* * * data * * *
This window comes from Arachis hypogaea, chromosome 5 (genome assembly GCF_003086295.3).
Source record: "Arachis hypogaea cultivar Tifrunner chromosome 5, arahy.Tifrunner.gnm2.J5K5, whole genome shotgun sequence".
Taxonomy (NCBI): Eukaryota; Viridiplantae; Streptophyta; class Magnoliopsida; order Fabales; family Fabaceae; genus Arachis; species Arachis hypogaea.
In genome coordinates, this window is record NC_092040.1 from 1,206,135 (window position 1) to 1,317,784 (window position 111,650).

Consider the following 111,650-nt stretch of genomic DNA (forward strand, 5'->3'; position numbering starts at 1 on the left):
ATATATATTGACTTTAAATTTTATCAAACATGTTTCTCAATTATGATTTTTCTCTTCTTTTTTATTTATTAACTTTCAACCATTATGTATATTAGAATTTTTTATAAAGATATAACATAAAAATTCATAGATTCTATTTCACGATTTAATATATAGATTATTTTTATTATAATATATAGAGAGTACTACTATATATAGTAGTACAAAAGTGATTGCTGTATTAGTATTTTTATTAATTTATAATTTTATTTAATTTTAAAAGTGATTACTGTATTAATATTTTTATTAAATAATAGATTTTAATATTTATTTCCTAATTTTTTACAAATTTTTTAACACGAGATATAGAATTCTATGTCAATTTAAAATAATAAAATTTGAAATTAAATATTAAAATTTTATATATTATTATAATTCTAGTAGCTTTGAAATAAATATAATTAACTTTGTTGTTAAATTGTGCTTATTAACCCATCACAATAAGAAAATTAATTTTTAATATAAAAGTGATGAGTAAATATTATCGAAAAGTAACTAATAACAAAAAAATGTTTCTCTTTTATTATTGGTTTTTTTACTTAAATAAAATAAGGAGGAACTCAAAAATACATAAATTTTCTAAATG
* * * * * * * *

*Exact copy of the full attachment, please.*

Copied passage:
This window comes from Arachis hypogaea, chromosome 5 (genome assembly GCF_003086295.3).
Source record: "Arachis hypogaea cultivar Tifrunner chromosome 5, arahy.Tifrunner.gnm2.J5K5, whole genome shotgun sequence".
Taxonomy (NCBI): Eukaryota; Viridiplantae; Streptophyta; class Magnoliopsida; order Fabales; family Fabaceae; genus Arachis; species Arachis hypogaea.
In genome coordinates, this window is record NC_092040.1 from 1,206,135 (window position 1) to 1,317,784 (window position 111,650).

Consider the following 111,650-nt stretch of genomic DNA (forward strand, 5'->3'; position numbering starts at 1 on the left):
ATATATATTGACTTTAAATTTTATCAAACATGTTTCTCAATTATGATTTTTCTCTTCTTTTTTATTTATTAACTTTCAACCATTATGTATATTAGAATTTTTTATAAAGATATAACATAAAAATTCATAGATTCTATTTCACGATTTAATATATAGATTATTTTTATTATAATATATAGAGAGTACTACTATATATAGTAGTACAAAAGTGATTGCTGTATTAGTATTTTTATTAATTTATAATTTTATTTAATTTTAAAAGTGATTACTGTATTAATATTTTTATTAAATAATAGATTTTAATATTTATTTCCTAATTTTTTACAAATTTTTTAACACGAGATATAGAATTCTATGTCAATTTAAAATAATAAAATTTGAAATTAAATATTAAAATTTTATATATTATTATAATTCTAGTAGCTTTGAAATAAATATAATTAACTTTGTTGTTAAATTGTGCTTATTAACCCATCACAATAAGAAAATTAATTTTTAATATAAAAGTGATGAGTAAATATTATCGAAAAGTAACTAATAACAAAAAAATGTTTCTCTTTTATTATTGGTTTTTTTACTTAAATAAAATAAGGAGGAACTCAAAAATACATAAATTTTCTAAATG